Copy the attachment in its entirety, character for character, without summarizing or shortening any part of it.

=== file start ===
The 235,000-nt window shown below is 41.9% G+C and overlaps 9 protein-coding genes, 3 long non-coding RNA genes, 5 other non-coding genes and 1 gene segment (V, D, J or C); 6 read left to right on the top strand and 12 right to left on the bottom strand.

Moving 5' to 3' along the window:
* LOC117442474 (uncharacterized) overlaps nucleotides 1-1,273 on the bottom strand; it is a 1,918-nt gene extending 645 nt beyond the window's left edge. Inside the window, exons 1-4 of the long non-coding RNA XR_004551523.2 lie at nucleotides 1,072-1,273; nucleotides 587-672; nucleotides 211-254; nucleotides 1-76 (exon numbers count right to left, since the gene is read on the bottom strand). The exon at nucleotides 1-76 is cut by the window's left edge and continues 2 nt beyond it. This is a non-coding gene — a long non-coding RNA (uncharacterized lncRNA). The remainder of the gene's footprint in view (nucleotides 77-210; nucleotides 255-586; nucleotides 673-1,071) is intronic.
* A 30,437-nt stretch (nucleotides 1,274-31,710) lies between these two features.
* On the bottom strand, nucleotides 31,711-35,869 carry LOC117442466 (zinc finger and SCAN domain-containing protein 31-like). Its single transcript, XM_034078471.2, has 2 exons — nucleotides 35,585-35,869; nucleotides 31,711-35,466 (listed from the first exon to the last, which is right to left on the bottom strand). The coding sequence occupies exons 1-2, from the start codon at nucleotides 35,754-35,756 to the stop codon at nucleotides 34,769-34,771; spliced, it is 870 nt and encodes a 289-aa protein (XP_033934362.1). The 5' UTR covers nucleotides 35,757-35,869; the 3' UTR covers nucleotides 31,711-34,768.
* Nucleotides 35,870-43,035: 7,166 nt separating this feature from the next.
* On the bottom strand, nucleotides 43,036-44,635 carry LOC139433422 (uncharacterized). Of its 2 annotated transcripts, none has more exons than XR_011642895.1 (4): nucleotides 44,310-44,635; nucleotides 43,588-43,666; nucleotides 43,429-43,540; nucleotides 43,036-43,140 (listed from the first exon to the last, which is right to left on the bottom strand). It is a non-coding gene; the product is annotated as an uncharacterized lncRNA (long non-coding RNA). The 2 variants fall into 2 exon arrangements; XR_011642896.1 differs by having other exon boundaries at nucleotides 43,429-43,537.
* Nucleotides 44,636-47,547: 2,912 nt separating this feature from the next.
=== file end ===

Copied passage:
The 235,000-nt window shown below is 41.9% G+C and overlaps 9 protein-coding genes, 3 long non-coding RNA genes, 5 other non-coding genes and 1 gene segment (V, D, J or C); 6 read left to right on the top strand and 12 right to left on the bottom strand.

Moving 5' to 3' along the window:
* LOC117442474 (uncharacterized) overlaps nucleotides 1-1,273 on the bottom strand; it is a 1,918-nt gene extending 645 nt beyond the window's left edge. Inside the window, exons 1-4 of the long non-coding RNA XR_004551523.2 lie at nucleotides 1,072-1,273; nucleotides 587-672; nucleotides 211-254; nucleotides 1-76 (exon numbers count right to left, since the gene is read on the bottom strand). The exon at nucleotides 1-76 is cut by the window's left edge and continues 2 nt beyond it. This is a non-coding gene — a long non-coding RNA (uncharacterized lncRNA). The remainder of the gene's footprint in view (nucleotides 77-210; nucleotides 255-586; nucleotides 673-1,071) is intronic.
* A 30,437-nt stretch (nucleotides 1,274-31,710) lies between these two features.
* On the bottom strand, nucleotides 31,711-35,869 carry LOC117442466 (zinc finger and SCAN domain-containing protein 31-like). Its single transcript, XM_034078471.2, has 2 exons — nucleotides 35,585-35,869; nucleotides 31,711-35,466 (listed from the first exon to the last, which is right to left on the bottom strand). The coding sequence occupies exons 1-2, from the start codon at nucleotides 35,754-35,756 to the stop codon at nucleotides 34,769-34,771; spliced, it is 870 nt and encodes a 289-aa protein (XP_033934362.1). The 5' UTR covers nucleotides 35,757-35,869; the 3' UTR covers nucleotides 31,711-34,768.
* Nucleotides 35,870-43,035: 7,166 nt separating this feature from the next.
* On the bottom strand, nucleotides 43,036-44,635 carry LOC139433422 (uncharacterized). Of its 2 annotated transcripts, none has more exons than XR_011642895.1 (4): nucleotides 44,310-44,635; nucleotides 43,588-43,666; nucleotides 43,429-43,540; nucleotides 43,036-43,140 (listed from the first exon to the last, which is right to left on the bottom strand). It is a non-coding gene; the product is annotated as an uncharacterized lncRNA (long non-coding RNA). The 2 variants fall into 2 exon arrangements; XR_011642896.1 differs by having other exon boundaries at nucleotides 43,429-43,537.
* Nucleotides 44,636-47,547: 2,912 nt separating this feature from the next.